It looks like a ML3 or 4.

A Ml1 or 2 would have a centre height of m3.125" where the 3 and 4 are 3.5"

The ML3 is 15" centre distance, where the 4 is 24" (Confirm with Lathes UK website )

Yours appears to have the optional Tumbler Reverse and the side hinged cover for the Changewheels.

The Leadscrew is 8 tpi, but the Leadscrews for the Cross and Topslide are 12 tpi. The dials for these have 80 divisions, which means that each division is not 0.001" but 0.00104"

Chagewheels are driven by driving collars (secured to the Mandrel and Leadscrew by 1/4 BSF grub or capscrews.

(Virtrually all threads, except possibly the gib adjusters, will be BSW or BSF )

To transfer the drive between the collars and gears, or to compound gears, there is a 3/32" pin in a blind hole in each part.

If you are short of Changewjheels, those from the 7 Series will fit. Dimensionally they are the same, but have a keyway instead of the 3/32 hole.

So you will need to drill through one original gear to use as a template. Fit both gears onto one of the changewheel studs, and drill though into the 7 Series gear, keeping away from the keyway..

With additional gears, you can set up a fine feed, 20:60/20:65/20:60. This will give a fine feed for turning of 0.0000427" / rev. You may need to fettle the inside of the Mandrel end of the Banjo to enable the first stud to move far enough to set the correct mesh for the gears.

My advice is to set the mesh, starting from the Leadscxrew, and working your way to the Mandrel. Just run a piece of paper about 0.003" thick between the gears.

HTH

Howard

Thread: Gear Change Wheels for a Smart & Brown Model A lathe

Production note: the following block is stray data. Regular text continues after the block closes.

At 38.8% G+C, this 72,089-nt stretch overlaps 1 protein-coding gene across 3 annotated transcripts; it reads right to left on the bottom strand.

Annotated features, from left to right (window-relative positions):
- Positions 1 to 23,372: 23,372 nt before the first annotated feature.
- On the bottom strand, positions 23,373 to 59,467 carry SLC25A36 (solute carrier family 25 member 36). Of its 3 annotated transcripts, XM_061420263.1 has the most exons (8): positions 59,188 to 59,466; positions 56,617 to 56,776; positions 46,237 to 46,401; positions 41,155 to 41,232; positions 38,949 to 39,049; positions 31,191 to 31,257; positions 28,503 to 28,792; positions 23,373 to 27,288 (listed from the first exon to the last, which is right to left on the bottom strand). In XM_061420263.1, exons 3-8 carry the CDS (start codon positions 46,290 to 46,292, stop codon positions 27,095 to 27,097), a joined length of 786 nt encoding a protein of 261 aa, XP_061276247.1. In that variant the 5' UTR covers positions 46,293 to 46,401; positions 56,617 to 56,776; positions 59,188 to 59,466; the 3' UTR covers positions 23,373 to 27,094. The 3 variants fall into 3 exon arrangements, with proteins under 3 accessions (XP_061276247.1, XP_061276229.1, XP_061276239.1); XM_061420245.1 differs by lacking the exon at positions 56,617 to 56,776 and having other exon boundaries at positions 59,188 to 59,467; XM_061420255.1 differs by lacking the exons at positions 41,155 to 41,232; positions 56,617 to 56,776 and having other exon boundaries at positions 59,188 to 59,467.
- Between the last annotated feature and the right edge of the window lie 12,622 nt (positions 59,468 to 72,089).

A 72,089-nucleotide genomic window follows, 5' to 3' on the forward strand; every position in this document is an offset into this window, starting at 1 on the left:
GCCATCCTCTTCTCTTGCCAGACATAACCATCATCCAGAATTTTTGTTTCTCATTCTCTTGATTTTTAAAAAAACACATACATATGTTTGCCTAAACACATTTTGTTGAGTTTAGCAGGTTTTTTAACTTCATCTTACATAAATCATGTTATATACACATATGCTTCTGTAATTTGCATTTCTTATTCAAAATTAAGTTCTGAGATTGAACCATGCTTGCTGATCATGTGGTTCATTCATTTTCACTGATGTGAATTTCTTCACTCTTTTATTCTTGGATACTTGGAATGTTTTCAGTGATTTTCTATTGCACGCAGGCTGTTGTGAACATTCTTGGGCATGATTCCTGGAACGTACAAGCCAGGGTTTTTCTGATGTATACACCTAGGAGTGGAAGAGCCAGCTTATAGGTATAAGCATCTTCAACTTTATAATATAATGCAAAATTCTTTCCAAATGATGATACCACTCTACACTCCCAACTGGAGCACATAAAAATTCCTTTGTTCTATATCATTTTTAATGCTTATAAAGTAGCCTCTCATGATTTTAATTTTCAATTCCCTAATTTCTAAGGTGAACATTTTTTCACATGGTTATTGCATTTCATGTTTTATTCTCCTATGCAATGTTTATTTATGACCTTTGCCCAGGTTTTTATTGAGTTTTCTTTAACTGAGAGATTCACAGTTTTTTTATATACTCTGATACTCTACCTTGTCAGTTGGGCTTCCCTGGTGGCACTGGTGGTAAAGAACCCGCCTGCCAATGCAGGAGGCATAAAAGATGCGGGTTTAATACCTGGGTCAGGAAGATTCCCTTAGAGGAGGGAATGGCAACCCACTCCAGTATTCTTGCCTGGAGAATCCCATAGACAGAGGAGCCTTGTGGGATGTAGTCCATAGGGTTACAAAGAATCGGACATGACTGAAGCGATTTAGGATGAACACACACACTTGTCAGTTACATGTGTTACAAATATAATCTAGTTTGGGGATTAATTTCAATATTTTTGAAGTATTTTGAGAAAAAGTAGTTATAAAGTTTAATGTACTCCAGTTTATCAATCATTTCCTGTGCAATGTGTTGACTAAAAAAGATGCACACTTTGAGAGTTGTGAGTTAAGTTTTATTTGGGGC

15/04/2021 16:54:17

If you are using a 48T on the Mandrel, for a 5 tpi, you need a 40T on the Leadscrew, surely?

Unless driving a 30T on the Leadscrew with a 36T on the Mandrel with the 120T as an Idler, in both cases.

For a 8 tpi two start thread, you will need to set up for 4 tpi, and cut a second thread 180 degrees away.

This will mean driving the 6 tpi Leadscrew at 1.5 times the speed of the Mandrel, so a 72T on the mandrel would be needed to drive the 48T on the Leadscrew.

Or a set up giving the same step up ratio. ( 45 : 120: 30 ? 48 : 120 : 32 ? 36 : 120 : 24?  or whatever gears that you have that give the 1.5 :1 step up.

Howard,

Thread: Myford Backplate tapered thread size
15/04/2021 16:21:15

Any chance of pics?

Are you certain that it is a Myford? Is the name cast into the bed anywhere?

If the thread is 1.125 x 12 tpi with a 1.250 register the Mandrel sounds like a Myford 7 Series.

The 7 Series has mounting foot under both Headstock and Tail;stock

The last Myford ML 3 and 4 had a 1.125 thread (See lathes UK ) But they were cantilever beds, with no mounting under the Tailstock.

Howard

Thread: Gear Change Wheels for a Smart & Brown Model A lathe
15/04/2021 15:59:23

Presumably what Old Mart is intending to say is that the important thing is to have the correct ratio between the Leadscrew and the Mandrel.

If the Leadscrew pitch is changed, the ratio must be as well, so that the distance that the Leadscrew moves the tool relative to each revolution of the Mandrel remains the same..

Using the same ratio with a 8 tpi Leadscrew will not produce the same thread pitch with a 1.5 mm pitch one.

Howard

Thread: Advice on Choosing A Mini Lathe
15/04/2021 15:39:58

Above all, do remember that you are buying a hobby machine, built down to a price.

A £600 machine will do the job, but not to the same level of precision, durability, reliability, or "Quality feel" as a Toolroom lathe of the same size, costing 30 or 40 times as much.

Before the flak starts flying; I have one!

Howard

Thread: Drunken pulley
15/04/2021 15:32:18

If there is enough metal outside the present bore, I would make a bush, turning the OD and the bore without disturbing the work inn the chuck. In this way, OD and bore will be concentric.

Choose the OD to keep a sensible wall thickness for both e bush and the boss of the pulley.

Bush length should be same as that of the boss of the pulley.

Measure the OD that you have produced.

Now e get into the Catch 22 land if the pulley is part of the drive to the lathe!

The pulley needs to set in the chuck, or under a milling machine so that the rim of the pulley is square to the required axis. Bore the pulley.